Here’s a live example of “false news shock” – the tendency of erroneous news to move markets even after it is proved to be wrong.
Just after 1pm on Thursday, Sterling jackknifed – falling from 1.64 to the dollar to a low of 1.61 and moving above 0.87 to the euro.
Someone called Sugardaddy posted this on Dealbreaker in New York at 8.04, EST – causing the “rumor” to be emailed across dealing rooms.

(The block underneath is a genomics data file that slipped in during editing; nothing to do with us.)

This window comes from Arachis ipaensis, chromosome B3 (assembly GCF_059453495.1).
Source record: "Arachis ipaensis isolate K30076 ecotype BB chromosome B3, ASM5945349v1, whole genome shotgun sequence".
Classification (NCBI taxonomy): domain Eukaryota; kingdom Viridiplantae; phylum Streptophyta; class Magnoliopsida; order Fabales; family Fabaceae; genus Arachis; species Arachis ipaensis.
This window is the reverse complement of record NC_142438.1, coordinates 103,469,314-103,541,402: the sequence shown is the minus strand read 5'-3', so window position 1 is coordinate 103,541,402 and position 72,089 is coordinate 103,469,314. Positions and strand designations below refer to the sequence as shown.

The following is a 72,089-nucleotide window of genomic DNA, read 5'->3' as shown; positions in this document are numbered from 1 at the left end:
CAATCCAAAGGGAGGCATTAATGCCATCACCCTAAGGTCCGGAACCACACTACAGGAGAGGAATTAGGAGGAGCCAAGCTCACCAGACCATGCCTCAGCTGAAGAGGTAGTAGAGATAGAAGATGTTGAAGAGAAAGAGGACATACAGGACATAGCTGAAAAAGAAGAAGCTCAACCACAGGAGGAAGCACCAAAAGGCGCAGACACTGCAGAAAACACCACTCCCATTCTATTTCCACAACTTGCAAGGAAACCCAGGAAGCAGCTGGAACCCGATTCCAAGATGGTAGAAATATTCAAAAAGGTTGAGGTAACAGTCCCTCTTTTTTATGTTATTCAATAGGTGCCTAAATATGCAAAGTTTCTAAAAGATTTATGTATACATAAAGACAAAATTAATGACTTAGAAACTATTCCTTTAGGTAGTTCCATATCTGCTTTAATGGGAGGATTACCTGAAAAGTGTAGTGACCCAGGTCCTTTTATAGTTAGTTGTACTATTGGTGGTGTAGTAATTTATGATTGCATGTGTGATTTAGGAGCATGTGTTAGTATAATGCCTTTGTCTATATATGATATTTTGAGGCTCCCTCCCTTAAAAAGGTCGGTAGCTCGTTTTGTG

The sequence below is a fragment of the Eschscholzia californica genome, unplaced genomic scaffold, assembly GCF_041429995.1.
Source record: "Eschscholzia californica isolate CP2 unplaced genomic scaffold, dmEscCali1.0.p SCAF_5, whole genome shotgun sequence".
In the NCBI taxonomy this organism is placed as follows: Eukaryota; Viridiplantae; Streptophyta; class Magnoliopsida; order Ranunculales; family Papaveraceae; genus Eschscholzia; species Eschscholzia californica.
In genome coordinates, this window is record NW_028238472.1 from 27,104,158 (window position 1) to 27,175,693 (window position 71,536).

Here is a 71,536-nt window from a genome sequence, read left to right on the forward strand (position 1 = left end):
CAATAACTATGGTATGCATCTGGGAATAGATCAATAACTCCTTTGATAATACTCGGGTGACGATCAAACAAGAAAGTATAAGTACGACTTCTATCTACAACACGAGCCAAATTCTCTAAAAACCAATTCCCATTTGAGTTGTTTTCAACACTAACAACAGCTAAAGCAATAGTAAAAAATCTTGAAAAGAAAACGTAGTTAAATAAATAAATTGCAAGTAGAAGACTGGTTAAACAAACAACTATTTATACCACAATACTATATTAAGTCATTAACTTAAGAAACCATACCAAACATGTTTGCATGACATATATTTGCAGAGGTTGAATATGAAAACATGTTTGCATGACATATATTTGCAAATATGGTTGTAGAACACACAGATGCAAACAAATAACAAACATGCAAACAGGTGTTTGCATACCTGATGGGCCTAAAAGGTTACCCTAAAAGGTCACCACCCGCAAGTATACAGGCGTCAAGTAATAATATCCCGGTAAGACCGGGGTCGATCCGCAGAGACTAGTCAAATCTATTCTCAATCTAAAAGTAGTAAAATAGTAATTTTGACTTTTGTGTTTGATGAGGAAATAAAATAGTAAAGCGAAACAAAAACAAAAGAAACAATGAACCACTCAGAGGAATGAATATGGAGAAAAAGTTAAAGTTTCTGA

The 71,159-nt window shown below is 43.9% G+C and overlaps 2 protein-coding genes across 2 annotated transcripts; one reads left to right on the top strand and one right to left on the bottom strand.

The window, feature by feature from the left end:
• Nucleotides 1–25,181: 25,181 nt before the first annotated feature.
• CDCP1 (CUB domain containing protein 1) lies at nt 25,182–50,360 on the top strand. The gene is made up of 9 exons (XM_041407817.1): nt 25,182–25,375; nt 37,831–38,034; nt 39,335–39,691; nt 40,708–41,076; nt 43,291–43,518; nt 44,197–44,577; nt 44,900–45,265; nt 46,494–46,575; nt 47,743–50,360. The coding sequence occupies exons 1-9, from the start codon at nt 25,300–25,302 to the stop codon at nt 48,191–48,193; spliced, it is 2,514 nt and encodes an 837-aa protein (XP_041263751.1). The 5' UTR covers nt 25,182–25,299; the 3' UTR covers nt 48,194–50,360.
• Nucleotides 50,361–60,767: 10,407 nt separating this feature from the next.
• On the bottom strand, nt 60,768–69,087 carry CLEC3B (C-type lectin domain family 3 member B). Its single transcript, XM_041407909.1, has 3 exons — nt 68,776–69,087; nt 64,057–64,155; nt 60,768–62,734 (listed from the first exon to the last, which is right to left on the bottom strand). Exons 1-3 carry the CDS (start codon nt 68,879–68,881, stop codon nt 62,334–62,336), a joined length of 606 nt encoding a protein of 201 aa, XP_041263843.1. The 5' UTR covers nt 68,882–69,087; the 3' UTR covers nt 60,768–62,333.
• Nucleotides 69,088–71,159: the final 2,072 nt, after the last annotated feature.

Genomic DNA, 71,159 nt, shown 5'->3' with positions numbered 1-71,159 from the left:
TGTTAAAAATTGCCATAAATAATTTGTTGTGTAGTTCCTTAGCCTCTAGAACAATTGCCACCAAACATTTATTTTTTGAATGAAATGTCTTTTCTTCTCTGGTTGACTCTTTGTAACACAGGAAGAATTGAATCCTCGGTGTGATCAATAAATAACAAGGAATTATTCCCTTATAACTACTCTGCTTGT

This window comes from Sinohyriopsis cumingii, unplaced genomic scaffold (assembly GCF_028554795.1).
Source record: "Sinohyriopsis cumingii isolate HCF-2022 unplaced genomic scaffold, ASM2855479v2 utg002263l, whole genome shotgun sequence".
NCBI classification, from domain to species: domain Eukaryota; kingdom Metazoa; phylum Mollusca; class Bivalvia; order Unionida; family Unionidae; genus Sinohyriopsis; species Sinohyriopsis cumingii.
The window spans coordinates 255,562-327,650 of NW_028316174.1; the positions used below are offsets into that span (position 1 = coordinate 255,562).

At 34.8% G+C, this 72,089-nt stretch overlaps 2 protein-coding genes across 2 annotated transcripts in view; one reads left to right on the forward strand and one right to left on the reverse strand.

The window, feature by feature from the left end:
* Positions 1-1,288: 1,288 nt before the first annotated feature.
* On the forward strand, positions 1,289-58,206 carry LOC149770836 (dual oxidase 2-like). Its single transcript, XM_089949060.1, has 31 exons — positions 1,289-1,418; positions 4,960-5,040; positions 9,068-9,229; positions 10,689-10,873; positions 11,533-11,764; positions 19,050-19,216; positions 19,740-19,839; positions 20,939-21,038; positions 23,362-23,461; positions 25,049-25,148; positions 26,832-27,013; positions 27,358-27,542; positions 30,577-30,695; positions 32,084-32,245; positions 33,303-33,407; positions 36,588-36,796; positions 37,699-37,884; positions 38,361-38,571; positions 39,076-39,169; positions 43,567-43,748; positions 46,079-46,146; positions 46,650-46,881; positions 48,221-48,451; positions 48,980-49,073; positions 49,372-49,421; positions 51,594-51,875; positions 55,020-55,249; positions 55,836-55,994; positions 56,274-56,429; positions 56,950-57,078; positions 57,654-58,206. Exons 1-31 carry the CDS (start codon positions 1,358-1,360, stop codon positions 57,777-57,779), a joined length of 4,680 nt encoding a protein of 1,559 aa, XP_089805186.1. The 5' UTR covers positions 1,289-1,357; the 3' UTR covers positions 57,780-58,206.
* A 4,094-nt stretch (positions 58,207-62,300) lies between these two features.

It’s not true, of course.
Thursday was polling day in Britain, with 34 local councils holding elections along with European parliamentary elections. Whatever trouble Brown is in, it would be very odd indeed if he were to resign today.
Despite a firm denial from No10, who described the rumour as “absolute nonsense,” sterling only managed a partial recovery.
Update: The FT’s currency correspondent Peter Garnham has a different theory. He says that “the sudden fall in GBP and subsequent rumours, seem to have been born from a massive M&A deal going through with estimates around $5bn”. Curioser and curioser.